This quote from "The Crucible" underscores the rigid and unyielding nature of Puritan society, leaving no room for frivolity. Consequently, when Abigail and Betty engaged in seemingly unusual behavior, the town of Salem was unable to interpret it as mere mischief, leading them to believe it was the work of the Devil.
Furthermore, the escalation of the girls' actions into a full-blown witch hunt was primarily driven by the substantial influence wielded by Abigail Williams. When faced with their own culpability, the girls were willing to do whatever it took to protect themselves, giving Abigail significant power and control over them.
"Abigail: Let either of you breathe a word, or the edge of a word, about the other things, and I will come to you in the black of some terrible night and I will bring a pointy reckoning that will shudder you. And you know I can do it; I saw Indians smash my dear parents' heads on the pillow next to mine, and I have seen some reddish work done at night, and I can make you wish you had never seen the sun go down!"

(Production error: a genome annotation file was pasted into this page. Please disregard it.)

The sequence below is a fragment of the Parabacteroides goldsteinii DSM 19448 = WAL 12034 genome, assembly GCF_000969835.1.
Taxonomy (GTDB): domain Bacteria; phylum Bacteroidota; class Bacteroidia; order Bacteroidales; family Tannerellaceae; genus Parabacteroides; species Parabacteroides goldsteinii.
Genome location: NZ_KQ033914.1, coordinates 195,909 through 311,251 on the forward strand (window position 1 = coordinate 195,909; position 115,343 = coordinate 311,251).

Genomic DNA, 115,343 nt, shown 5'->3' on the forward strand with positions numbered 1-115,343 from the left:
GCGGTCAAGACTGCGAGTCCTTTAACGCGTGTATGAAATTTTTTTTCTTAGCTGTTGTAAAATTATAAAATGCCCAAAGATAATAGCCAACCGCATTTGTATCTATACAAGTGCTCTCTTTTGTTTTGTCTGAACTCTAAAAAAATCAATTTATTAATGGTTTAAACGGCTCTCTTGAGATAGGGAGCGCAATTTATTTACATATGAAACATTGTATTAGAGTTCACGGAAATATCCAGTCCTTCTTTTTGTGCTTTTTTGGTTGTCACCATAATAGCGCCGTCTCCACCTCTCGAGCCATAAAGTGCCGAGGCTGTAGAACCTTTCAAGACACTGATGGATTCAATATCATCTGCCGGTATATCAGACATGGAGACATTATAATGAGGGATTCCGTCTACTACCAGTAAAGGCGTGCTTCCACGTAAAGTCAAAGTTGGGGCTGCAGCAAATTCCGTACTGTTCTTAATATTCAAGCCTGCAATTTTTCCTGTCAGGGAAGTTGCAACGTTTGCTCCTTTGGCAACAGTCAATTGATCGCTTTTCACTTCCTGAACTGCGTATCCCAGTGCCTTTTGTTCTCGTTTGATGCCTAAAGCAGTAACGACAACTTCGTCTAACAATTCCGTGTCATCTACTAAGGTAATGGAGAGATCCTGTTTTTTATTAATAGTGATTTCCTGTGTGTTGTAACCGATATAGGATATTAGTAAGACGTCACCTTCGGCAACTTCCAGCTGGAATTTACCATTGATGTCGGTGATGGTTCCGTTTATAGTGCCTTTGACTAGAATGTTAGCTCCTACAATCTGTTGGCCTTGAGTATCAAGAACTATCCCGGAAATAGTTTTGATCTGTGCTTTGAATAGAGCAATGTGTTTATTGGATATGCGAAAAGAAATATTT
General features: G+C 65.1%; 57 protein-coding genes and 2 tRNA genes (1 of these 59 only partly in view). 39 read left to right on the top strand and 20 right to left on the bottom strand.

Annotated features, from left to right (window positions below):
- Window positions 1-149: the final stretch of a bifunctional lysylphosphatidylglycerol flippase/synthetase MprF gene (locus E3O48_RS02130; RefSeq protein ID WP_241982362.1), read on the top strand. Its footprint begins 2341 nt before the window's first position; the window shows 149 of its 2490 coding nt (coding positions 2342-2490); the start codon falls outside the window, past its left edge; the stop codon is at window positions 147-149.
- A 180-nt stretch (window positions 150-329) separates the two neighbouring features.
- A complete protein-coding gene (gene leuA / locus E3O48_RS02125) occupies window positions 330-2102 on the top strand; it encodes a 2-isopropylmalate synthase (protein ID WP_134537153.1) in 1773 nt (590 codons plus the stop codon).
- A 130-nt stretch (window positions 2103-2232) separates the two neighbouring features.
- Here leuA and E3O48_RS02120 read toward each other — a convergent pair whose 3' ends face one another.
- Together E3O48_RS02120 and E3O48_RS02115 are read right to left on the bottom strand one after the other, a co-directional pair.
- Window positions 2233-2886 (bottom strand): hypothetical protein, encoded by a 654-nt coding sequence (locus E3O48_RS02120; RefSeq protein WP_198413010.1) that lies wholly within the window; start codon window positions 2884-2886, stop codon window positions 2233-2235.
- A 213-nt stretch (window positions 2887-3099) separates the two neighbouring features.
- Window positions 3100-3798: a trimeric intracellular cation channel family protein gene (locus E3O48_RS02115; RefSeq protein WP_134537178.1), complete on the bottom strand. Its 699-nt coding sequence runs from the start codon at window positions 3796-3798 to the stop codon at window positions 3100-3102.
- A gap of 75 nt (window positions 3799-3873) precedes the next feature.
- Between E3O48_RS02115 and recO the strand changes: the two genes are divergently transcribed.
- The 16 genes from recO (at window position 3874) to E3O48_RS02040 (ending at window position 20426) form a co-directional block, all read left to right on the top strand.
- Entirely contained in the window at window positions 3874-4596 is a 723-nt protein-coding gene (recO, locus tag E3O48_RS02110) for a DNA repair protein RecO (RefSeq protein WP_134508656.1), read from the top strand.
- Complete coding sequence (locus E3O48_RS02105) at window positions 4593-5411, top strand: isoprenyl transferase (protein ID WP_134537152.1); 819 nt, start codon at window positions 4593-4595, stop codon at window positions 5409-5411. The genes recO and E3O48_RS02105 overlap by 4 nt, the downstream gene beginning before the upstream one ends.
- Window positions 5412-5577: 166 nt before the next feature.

The girls' actions demonstrated a lack of understanding of the necessary steps to secure the best possible outcome. Abigail, as the instigator, naturally emerged as their leader, and they obediently followed her lead.